IGN Review of Raving Rabbids: Travel in Time
Rabbids are without a doubt the most dangerous creatures to ever exist. According to the latest mini-game compilation, Travel in Time, these creepy-yet-cute bunnies are both destructive and inspirational -- their time traveling antics caused the Titanic to sink, an Egyptian pyramid to crumble, and the Mona Lisa to don her signature smile.
In case you're confused, the latest game features those pesky Rabbids making mischief throughout the history of the world. Hopping from timeline to timeline in a washing machine (you couldn't have found a cooler ride, like a DeLorean?), the bunnies don't follow a storyline of any consequence; unlike the last endeavor, Rabbids Go Home. Instead, Travel in Time returns to its mini-game focused roots and you're dumped in a museum comprised of several hub worlds to explore. Each houses a specific type of mini-game, so the Flyarium is where you'll race around in planes, the Shootarium is where you'll use the Wii remote as a gun, etc. and you select the game you want to play by making your Rabbid belch. Or sing. Or whatever that noise is they make.
WiiMotionPlus is supported and makes motion tracking much more accurate, and it's a necessity in order to play games in the Hookarium, so keep that in mind if you haven't purchased the upgrade, yet.
Because Travel in Time is a simple collection there's not a whole lot of progression. Once you complete a super long tutorial that walks you through every area, you're free to run around the museum and do whatever you please. Instructions are dictated in a reverse psychology manner, telling you to not do something when really they want you to do it, which seems appropriate given the younger audience.
It's not about whether you win or lose in Travel in Time, it only matters that you try out the games. While losing certainly won't earn you bragging rights, you will still unlock costumes for your Rabbid to wear. If you do win you're treated with the ability to "change the course of history," but it's never really clear how your decision is supposed to alter the past. Perhaps that's by design, but I found it irritating.
The most important part of a package like this is obviously the mini-games themselves. A lot of the ones here borrow formulas from other popular titles like Mario Kart, Tetris, Just Dance, and Guitar Hero, but none of them really master what made the original fun. The Tetris wannabe is really clunky, the Mario Kart knockoff fails to convey a sense of speed, and the Just Dance and Guitar Hero portions are so simple that they present little challenge. Yes, there are other mini-games that don't blatantly copy another game's design and they aren't terrible but I found them to be mediocre.
In fact, some of the most fun I had with this game was constantly holding down the "belch/sing/whateveritistheydo" button or shaking the Wii remote, which causes your Rabbid to slam into the television screen. Hey, it's the little things in life, right?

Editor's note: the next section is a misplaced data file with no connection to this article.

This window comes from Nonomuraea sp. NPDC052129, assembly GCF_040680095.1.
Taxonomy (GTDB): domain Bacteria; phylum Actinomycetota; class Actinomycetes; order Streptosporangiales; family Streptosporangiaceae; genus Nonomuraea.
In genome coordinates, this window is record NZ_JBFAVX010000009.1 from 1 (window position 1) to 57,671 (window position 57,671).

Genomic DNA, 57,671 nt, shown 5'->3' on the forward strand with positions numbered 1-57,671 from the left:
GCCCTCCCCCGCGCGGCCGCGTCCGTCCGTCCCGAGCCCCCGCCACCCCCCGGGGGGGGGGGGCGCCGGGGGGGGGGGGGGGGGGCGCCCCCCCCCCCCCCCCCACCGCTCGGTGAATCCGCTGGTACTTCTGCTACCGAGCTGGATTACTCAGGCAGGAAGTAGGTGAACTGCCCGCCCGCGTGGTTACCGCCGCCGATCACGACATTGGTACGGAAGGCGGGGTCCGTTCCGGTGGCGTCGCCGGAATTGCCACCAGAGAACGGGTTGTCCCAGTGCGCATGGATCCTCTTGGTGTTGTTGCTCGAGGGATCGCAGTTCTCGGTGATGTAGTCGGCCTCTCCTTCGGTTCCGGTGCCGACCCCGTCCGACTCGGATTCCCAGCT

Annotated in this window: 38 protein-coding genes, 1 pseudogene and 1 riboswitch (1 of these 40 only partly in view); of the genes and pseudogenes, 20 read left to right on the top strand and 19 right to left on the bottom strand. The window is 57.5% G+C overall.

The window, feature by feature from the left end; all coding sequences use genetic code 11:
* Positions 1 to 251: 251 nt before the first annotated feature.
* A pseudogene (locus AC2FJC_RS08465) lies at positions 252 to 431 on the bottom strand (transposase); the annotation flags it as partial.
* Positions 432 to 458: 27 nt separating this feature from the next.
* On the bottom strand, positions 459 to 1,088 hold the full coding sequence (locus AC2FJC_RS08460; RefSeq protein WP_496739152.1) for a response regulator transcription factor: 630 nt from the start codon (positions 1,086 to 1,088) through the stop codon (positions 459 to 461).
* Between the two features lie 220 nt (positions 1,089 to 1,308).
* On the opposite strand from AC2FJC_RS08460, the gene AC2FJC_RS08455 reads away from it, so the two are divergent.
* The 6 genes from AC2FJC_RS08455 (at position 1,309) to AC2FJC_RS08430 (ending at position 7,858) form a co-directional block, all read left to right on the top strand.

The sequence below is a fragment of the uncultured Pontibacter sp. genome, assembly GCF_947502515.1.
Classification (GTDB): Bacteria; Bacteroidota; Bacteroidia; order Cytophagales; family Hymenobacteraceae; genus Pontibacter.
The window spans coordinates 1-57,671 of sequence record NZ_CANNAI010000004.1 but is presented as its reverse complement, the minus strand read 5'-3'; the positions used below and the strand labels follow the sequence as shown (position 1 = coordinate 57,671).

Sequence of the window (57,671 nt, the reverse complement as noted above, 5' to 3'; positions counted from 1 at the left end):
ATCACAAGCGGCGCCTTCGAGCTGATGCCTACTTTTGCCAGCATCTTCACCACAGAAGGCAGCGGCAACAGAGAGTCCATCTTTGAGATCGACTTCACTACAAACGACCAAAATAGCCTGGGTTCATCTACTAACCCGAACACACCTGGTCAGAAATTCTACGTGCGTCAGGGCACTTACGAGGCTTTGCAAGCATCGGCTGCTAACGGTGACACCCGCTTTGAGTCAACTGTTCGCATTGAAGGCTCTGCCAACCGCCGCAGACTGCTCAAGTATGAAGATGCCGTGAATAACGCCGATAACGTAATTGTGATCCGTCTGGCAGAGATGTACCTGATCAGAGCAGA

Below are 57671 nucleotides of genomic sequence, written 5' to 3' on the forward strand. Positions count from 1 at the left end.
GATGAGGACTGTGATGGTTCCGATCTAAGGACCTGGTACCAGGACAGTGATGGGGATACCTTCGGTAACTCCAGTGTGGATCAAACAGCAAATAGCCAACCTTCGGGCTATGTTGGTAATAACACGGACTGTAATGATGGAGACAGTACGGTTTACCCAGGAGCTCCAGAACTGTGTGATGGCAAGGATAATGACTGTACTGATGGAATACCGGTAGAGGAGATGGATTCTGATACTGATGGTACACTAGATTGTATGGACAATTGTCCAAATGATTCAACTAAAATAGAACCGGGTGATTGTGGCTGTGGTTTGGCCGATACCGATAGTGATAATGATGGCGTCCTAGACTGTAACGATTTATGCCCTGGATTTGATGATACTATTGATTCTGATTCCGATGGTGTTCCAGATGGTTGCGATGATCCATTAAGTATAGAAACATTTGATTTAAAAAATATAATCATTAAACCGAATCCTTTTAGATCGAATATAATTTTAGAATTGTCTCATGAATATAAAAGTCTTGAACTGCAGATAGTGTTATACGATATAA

What is cool about Travel in Time is that every hub world is set up differently to reflect its theme. You'll fly a plane around the Flyarium to choose your next game, while in Shootarium you'll pick up your Rabbid and fling him around. At times it can get confusing if you forget where you are, because you'll wonder why your Rabbid isn't responding to your Nunchuck commands, but it's still a cute idea.
Another neat touch is that almost everything around the museum is a mini-game. While wandering around one of the hub worlds I noticed a case holding a giant jewel, so naturally I smashed it. Without warning a buzzer went off and another jewel popped up in a different location -- all of a sudden I was in a game of Whack-A-Mole that I had no idea I was initiating. There are lots of little mini-mini games like that scattered around and it's fun to find them all, but not all of them are actually fun to play.
As with any party game, you'll clearly want to play this with other people. Travel in Time supports up to four players locally, but there's one obnoxious feature that might turn you off -- all players are tethered together via a roll of toilet paper. Adorable, right? Well, that's only until one person decides they want to go right and the other wants to go left...you get the picture.
Should you find yourself jonesing to play some of these games when nobody else is around you can use the AI bots or meet up with other people online. You aren't tethered together here, but you do have to wait for the other person to get on board with a mini-game you want to play and that can be difficult. I tried to play with a stranger in the Bouncearium, but the other person just kept hopping around the hub world and refused to settle on a specific game for several minutes. That was more than a little annoying.
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